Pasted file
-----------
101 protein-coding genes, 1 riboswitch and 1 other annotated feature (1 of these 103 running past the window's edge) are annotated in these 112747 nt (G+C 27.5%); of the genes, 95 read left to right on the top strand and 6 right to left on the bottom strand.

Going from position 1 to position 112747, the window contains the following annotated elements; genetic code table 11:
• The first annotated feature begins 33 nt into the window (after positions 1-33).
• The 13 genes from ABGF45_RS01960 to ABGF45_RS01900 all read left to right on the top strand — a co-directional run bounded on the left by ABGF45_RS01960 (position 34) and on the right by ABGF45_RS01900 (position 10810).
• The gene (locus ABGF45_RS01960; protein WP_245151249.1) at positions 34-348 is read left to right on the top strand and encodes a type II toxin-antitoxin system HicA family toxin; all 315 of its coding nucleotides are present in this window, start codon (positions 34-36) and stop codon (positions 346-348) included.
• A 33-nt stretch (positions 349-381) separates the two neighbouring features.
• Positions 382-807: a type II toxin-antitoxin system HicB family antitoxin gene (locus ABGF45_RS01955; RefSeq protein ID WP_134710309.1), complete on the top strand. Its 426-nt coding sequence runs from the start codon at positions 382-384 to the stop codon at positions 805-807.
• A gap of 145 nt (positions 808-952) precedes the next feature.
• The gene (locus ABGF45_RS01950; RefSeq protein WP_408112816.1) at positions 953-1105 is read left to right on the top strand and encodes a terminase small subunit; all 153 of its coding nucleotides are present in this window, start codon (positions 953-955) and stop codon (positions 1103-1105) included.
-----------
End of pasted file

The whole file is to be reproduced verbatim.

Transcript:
101 protein-coding genes, 1 riboswitch and 1 other annotated feature (1 of these 103 running past the window's edge) are annotated in these 112747 nt (G+C 27.5%); of the genes, 95 read left to right on the top strand and 6 right to left on the bottom strand.

Going from position 1 to position 112747, the window contains the following annotated elements; genetic code table 11:
• The first annotated feature begins 33 nt into the window (after positions 1-33).
• The 13 genes from ABGF45_RS01960 to ABGF45_RS01900 all read left to right on the top strand — a co-directional run bounded on the left by ABGF45_RS01960 (position 34) and on the right by ABGF45_RS01900 (position 10810).
• The gene (locus ABGF45_RS01960; protein WP_245151249.1) at positions 34-348 is read left to right on the top strand and encodes a type II toxin-antitoxin system HicA family toxin; all 315 of its coding nucleotides are present in this window, start codon (positions 34-36) and stop codon (positions 346-348) included.
• A 33-nt stretch (positions 349-381) separates the two neighbouring features.
• Positions 382-807: a type II toxin-antitoxin system HicB family antitoxin gene (locus ABGF45_RS01955; RefSeq protein ID WP_134710309.1), complete on the top strand. Its 426-nt coding sequence runs from the start codon at positions 382-384 to the stop codon at positions 805-807.
• A gap of 145 nt (positions 808-952) precedes the next feature.
• The gene (locus ABGF45_RS01950; RefSeq protein WP_408112816.1) at positions 953-1105 is read left to right on the top strand and encodes a terminase small subunit; all 153 of its coding nucleotides are present in this window, start codon (positions 953-955) and stop codon (positions 1103-1105) included.